The use of knife coagulation is considered the most common cause of perforation [39]. As described in the previous section, the obtuse knives such as DualKnife and the Flush Knife can easily cause perforation. In contrast the Hook Knife is able to hook up the mucosa, separate it from the submucosal layer and cut it safely. Other reasons for perforation include snare resection, coagulation by special haemostatic forceps with soft coagulation, endoscopic clipping onto coagulated submucosa [39]. The complications following ESD for colon tumour can be severe and even fatal in case of peritonitis. Alarming symptoms for perforation are abdominal tympanism, emphysema, and abdominal pain and muscle resistance. Most of the perforation cases are treated conservatively without emergency surgery. Although the closure of the mucus defect is practiced in several centres in Japan, this practice is currently considered impractical and technically challenging with the available devices, e.g. hemo-clips. Endoscopic clipping is possible for small perforation [40, 41]. The abdominal distention can be treated by decompression of the peritoneum via 20 Fr needle [10]. A new closure device which consists of clip with a loop may come in handy [42]. In some cases the perforation is not detected during endoscopy and only later on computed tomography. The possible explanation is that microperforations occur during ESD on deep injection by the needle. Those cases are not clinically significant and can be safely treated by conservative measures, such as stopping of oral intake. Another specific case of perforation is the delayed perforation. It accounts to 0.3% to 0.7% of the perforations [4, 5, 43] and is considered to be related to excessive coagulation in the muscularis propria. Usually delayed perforations are large in size and therefore require emergency surgery [4, 5, 43]. Bleeding after ESD is another common complication. The usual practice is to cut any vessel below 2 mm in diameter with a knife in coagulation mode. For vessels larger than 2 mm in diameter, a special haemostatic forceps should be used in soft coagulation mode. These forceps have the ability to gently catch the vessel and lift it upwards from muscularis propria. The surrounding mucosa around the vessel is also resected with the forceps. Removal of the coagulated vessel and the surrounding submucosa ensures safer and easier submucosal dissection. In cases when bleeding cannot be stopped by the knife the haemostatic forceps can be used as well with SOFT coagulation mode. The rate of postoperative haemorrhage in ESD is reported to be 0–12.0% (Table 1) [4, 5, 810, 22, 23, 25, 26, 44]. Most cases of postoperative haemorrhage are treated only by endoscopic clipping and withholding oral intake without emergency surgery or blood transfusion.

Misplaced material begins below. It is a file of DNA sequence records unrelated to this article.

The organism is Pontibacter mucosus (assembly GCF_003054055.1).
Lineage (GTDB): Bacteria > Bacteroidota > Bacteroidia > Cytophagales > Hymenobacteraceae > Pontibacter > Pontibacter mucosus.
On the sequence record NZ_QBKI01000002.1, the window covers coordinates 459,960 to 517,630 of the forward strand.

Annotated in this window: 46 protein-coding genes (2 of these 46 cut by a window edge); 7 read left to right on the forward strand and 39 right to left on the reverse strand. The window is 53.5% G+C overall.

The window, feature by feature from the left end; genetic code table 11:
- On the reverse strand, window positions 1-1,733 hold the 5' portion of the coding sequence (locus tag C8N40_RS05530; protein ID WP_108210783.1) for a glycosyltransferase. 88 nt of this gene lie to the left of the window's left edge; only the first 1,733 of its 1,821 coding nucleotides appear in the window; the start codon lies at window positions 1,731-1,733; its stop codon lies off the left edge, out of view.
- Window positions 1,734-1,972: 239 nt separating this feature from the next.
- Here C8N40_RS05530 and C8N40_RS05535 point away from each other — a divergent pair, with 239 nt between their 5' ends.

Author Year Country Number of cases Post-ESD perforation rate Bleeding rate
Tamegai et al. 2007 Japan 71 1.4%
Hurlstone et al. 2007 UK 42 2.4% 9.5%
Fujishiro et al. 2007 Japan 200 6.0% 0.5%
Zhou et al. 2009 China 74 8.1% 1.4%
Isomoto et al. 2009 Japan 292 7.9% 0.7%
Saito et al. 2009 Japan 405 3.5% 1.0%
Iizuka et al. 2009 Japan 38 7.9%
Hotta et al. 2010 Japan 120 7.5%
Niimi et al. 2010 Japan 310 4.8% 1.6%
Yoshida et al. 2010 Japan 250 6.0% 2.4%
Toyonaga et al. 2010 Japan 512 1.8% 1.6%
Matsumoto et al. 2010 Japan 203 6.9%
Uraoka et al. 2011 Japan 202 2.5% 0.5%
Shono et al. 2011 Japan 137 3.6% 3.6%
Kim et al. 2011 Korea 108 20.4%
Lee et al. 2011 Korea 499 7.4%
Probst et al. 2012 Germany 76 1.3% 7.9%
Okamoto et al. 2013 Japan 30 0.0% 0.0%
Nawata et al. 2014 Japan 150 0.0% 0.0%

Table 2.

Rate of complications after colorectal ESD from single center studies.

Another common effect after ESD is local inflammation to a certain degree. C-reactive protein level may rise to 5,82 ± 12.10 mg/L 2 days after the procedure in cases with perforation and 1.27 ± 2.00 mg/L in cases without perforation [45]. Fever and abdominal pain were also reported without perforation. A rare complication was acute colon obstruction after ESD of a colonic tumour located at the cecal base [46].

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10. Clinical Studies on Colorectal ESD

Several large series on colorectal ESD have been published from Asian centres. However, most of the data are retrospective, and direct prospective comparative data on ESD versus EMR or surgery are not available. The Japan Society for Cancer of the Colon and Rectum conducted a multi-centre, observational study for all patients treated by conventional endoscopic resection and ESD for colorectal neoplasms exceeding 20 mm in size from October 2007 to December 2010 [9]. A total of 816 lesions were treated by ESD and the short-term outcomes were as follows. The mean lesion size was about 40 mm in diameter. En bloc resection was achieved in more than 90% of the cases, regardless of lesion size, with a perforation rate of 2.0% and delayed bleeding rate of 2.2%. None of the perforation cases needed emergency surgery as most iatrogenic perforations is very small, and can be successfully closed with endoscopic clip placement alone followed by intravenous antibacterial therapy (nothing per os).

Author Year Country Number of cases En bloc resection rate Complete en bloc resection rate
Tamegai et al. 2007 Japan 71 98.6% 95.8%
Hurlstone et al. 2007 UK 42 78.6% 73.8%
Fujishiro et al. 2007 Japan 200 91.5% 70.5%
Zhou et al. 2009 China 74 93.2% 89.2%
Isomoto et al. 2009 Japan 292 90.1% 79.8%
Saito et al. 2009 Japan 405 86.9%
Iizuka et al. 2009 Japan 38 60.5% 57.9%
Hotta et al. 2010 Japan 120 93.3% 51.0%
Niimi et al. 2010 Japan 310 90.3% 74.5%
Yoshida et al. 2010 Japan 250 86.8% 81.2%
Toyonaga et al. 2010 Japan 512 98.2%